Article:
The first email was innocuous enough. For a small donation to his gubernatorial campaign, Gavin Newsom would put you in a drawing to join him at a Giants baseball game.
But the lieutenant governor, it appears, has a wide open schedule and assumes you don’t have plans.
After baseball, Newsom wanted company at a concert. Then lunch. This week, Newsom was on Facebook waving Super Bowl tickets around.
“Do you want two amazing seats to the Super Bowl?” he asked.
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For a $5 donation to his ballot measure to strengthen gun control laws in California, supporters can be entered into a drawing to win tickets to the big game in Santa Clara next month.
As of Tuesday, 1,704 people “liked” that.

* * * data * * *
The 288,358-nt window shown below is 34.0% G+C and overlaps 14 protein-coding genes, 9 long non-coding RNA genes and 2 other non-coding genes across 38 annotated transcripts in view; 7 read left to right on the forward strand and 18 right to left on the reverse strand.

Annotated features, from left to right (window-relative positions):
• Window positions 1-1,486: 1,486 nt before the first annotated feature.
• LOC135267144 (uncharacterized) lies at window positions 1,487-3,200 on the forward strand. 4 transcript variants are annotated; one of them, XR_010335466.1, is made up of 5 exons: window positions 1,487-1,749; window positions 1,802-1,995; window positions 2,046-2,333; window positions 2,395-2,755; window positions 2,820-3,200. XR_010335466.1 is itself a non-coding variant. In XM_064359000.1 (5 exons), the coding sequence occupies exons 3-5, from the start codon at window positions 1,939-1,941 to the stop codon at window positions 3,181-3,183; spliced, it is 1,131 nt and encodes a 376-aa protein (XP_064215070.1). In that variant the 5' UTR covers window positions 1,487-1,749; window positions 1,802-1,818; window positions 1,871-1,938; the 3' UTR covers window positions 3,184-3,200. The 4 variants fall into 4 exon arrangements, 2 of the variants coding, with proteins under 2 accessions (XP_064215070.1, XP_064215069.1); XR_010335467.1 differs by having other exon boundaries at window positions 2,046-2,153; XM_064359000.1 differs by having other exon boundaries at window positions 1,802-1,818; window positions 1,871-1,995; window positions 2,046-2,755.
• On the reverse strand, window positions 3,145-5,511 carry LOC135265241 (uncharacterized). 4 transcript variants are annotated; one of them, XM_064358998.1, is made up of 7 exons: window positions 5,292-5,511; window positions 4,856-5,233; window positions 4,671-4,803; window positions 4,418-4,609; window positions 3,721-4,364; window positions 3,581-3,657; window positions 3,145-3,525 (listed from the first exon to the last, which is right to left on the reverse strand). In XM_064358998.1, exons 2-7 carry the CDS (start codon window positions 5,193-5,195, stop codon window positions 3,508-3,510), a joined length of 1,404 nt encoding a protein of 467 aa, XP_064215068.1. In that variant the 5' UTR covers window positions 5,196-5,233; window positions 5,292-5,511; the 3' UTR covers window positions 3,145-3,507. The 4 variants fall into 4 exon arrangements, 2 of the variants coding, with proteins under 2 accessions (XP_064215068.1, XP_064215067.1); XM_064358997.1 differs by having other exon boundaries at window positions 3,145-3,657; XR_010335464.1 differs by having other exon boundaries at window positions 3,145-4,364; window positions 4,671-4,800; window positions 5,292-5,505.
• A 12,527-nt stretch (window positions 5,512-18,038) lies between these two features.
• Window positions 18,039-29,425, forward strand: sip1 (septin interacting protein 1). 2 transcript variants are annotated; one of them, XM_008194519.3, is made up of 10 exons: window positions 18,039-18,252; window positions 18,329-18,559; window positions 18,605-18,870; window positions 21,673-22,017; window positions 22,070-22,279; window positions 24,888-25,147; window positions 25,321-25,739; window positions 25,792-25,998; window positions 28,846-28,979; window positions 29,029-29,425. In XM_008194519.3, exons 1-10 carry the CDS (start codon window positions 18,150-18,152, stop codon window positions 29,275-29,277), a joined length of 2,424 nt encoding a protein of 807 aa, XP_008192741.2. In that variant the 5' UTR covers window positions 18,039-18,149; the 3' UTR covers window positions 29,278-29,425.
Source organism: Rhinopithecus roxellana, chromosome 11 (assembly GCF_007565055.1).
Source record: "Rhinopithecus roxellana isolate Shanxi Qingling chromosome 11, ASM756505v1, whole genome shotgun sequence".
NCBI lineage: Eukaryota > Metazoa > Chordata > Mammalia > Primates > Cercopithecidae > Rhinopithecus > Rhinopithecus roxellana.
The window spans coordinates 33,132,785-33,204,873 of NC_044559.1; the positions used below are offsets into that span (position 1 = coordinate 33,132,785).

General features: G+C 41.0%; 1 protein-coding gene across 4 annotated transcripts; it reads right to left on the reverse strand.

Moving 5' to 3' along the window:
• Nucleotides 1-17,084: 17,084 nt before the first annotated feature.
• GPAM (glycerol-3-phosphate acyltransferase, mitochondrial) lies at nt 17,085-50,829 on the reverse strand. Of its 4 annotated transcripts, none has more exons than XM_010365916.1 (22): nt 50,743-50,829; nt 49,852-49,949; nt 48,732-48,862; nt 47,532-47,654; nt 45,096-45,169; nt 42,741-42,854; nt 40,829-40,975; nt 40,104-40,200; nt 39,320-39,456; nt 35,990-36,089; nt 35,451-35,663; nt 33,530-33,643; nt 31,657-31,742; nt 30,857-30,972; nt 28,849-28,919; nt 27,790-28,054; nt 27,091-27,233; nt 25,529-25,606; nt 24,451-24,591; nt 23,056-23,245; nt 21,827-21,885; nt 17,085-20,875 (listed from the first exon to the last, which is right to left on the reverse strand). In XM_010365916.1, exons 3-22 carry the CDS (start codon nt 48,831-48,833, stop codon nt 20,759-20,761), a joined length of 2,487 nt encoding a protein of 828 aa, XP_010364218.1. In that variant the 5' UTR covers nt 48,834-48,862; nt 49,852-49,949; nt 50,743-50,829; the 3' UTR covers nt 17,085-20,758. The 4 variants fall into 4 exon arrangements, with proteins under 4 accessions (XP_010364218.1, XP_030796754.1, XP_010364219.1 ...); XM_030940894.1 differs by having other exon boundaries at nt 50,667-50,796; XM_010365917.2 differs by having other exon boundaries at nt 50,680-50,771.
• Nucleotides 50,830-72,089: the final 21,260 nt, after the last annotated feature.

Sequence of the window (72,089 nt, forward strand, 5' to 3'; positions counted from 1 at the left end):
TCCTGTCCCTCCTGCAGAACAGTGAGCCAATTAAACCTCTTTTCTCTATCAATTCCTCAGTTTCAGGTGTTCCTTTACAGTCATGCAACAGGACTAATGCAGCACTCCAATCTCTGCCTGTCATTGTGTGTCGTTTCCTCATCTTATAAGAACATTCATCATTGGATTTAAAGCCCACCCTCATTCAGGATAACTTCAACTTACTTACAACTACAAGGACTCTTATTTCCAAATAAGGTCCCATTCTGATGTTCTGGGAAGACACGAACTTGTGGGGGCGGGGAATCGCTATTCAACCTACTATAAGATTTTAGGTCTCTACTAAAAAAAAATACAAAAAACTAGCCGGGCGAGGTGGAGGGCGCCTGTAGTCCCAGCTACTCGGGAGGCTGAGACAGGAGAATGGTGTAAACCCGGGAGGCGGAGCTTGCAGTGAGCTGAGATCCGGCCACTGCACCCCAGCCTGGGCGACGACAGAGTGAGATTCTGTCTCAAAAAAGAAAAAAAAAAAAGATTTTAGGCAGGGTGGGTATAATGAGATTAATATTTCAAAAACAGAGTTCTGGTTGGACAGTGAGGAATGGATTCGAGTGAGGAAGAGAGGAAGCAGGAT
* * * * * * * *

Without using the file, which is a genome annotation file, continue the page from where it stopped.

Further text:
Drawings for giveaways – often including face-to-face meetings with candidates – are a growing part of political campaigns, especially attractive to low-dollar donors who have few other ways to get personal attention.
For political campaigns, these contests are valuable less for the money raised than for the opportunity to increase a campaign’s social media footprint and to grow its fundraising lists.
Dan Newman, a Newsom spokesman, described the effort as a way in which Newsom is “creatively engaging supporters.”